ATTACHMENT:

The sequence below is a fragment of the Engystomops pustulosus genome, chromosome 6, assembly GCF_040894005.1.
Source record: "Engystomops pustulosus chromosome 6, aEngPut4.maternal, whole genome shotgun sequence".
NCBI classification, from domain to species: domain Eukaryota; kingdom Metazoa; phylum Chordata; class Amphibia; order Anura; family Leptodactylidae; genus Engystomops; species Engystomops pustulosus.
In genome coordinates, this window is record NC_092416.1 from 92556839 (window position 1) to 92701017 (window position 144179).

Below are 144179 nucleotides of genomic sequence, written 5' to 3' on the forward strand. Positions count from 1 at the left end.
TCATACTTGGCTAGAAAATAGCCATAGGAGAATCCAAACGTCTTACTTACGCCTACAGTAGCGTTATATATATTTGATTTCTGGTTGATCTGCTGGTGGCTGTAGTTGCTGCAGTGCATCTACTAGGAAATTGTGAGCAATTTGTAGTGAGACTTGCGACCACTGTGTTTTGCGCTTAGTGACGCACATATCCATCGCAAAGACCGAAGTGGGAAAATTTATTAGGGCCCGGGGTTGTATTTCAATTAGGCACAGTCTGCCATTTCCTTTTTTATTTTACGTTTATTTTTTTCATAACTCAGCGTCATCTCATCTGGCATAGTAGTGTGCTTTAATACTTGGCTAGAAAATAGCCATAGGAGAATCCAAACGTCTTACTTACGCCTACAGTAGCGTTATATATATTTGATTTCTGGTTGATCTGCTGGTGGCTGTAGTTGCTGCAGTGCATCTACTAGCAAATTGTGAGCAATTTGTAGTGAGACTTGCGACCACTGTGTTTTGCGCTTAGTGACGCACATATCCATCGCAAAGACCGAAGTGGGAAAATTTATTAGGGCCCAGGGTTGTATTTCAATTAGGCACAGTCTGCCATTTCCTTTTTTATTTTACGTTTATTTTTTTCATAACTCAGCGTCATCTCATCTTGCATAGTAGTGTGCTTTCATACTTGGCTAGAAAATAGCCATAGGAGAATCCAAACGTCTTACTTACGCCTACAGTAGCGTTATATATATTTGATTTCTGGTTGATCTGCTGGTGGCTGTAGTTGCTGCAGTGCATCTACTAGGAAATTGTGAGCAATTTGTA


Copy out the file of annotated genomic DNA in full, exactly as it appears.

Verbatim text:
The sequence below is a fragment of the Engystomops pustulosus genome, chromosome 6, assembly GCF_040894005.1.
Source record: "Engystomops pustulosus chromosome 6, aEngPut4.maternal, whole genome shotgun sequence".
NCBI classification, from domain to species: domain Eukaryota; kingdom Metazoa; phylum Chordata; class Amphibia; order Anura; family Leptodactylidae; genus Engystomops; species Engystomops pustulosus.
In genome coordinates, this window is record NC_092416.1 from 92556839 (window position 1) to 92701017 (window position 144179).

Below are 144179 nucleotides of genomic sequence, written 5' to 3' on the forward strand. Positions count from 1 at the left end.
TCATACTTGGCTAGAAAATAGCCATAGGAGAATCCAAACGTCTTACTTACGCCTACAGTAGCGTTATATATATTTGATTTCTGGTTGATCTGCTGGTGGCTGTAGTTGCTGCAGTGCATCTACTAGGAAATTGTGAGCAATTTGTAGTGAGACTTGCGACCACTGTGTTTTGCGCTTAGTGACGCACATATCCATCGCAAAGACCGAAGTGGGAAAATTTATTAGGGCCCGGGGTTGTATTTCAATTAGGCACAGTCTGCCATTTCCTTTTTTATTTTACGTTTATTTTTTTCATAACTCAGCGTCATCTCATCTGGCATAGTAGTGTGCTTTAATACTTGGCTAGAAAATAGCCATAGGAGAATCCAAACGTCTTACTTACGCCTACAGTAGCGTTATATATATTTGATTTCTGGTTGATCTGCTGGTGGCTGTAGTTGCTGCAGTGCATCTACTAGCAAATTGTGAGCAATTTGTAGTGAGACTTGCGACCACTGTGTTTTGCGCTTAGTGACGCACATATCCATCGCAAAGACCGAAGTGGGAAAATTTATTAGGGCCCAGGGTTGTATTTCAATTAGGCACAGTCTGCCATTTCCTTTTTTATTTTACGTTTATTTTTTTCATAACTCAGCGTCATCTCATCTTGCATAGTAGTGTGCTTTCATACTTGGCTAGAAAATAGCCATAGGAGAATCCAAACGTCTTACTTACGCCTACAGTAGCGTTATATATATTTGATTTCTGGTTGATCTGCTGGTGGCTGTAGTTGCTGCAGTGCATCTACTAGGAAATTGTGAGCAATTTGTA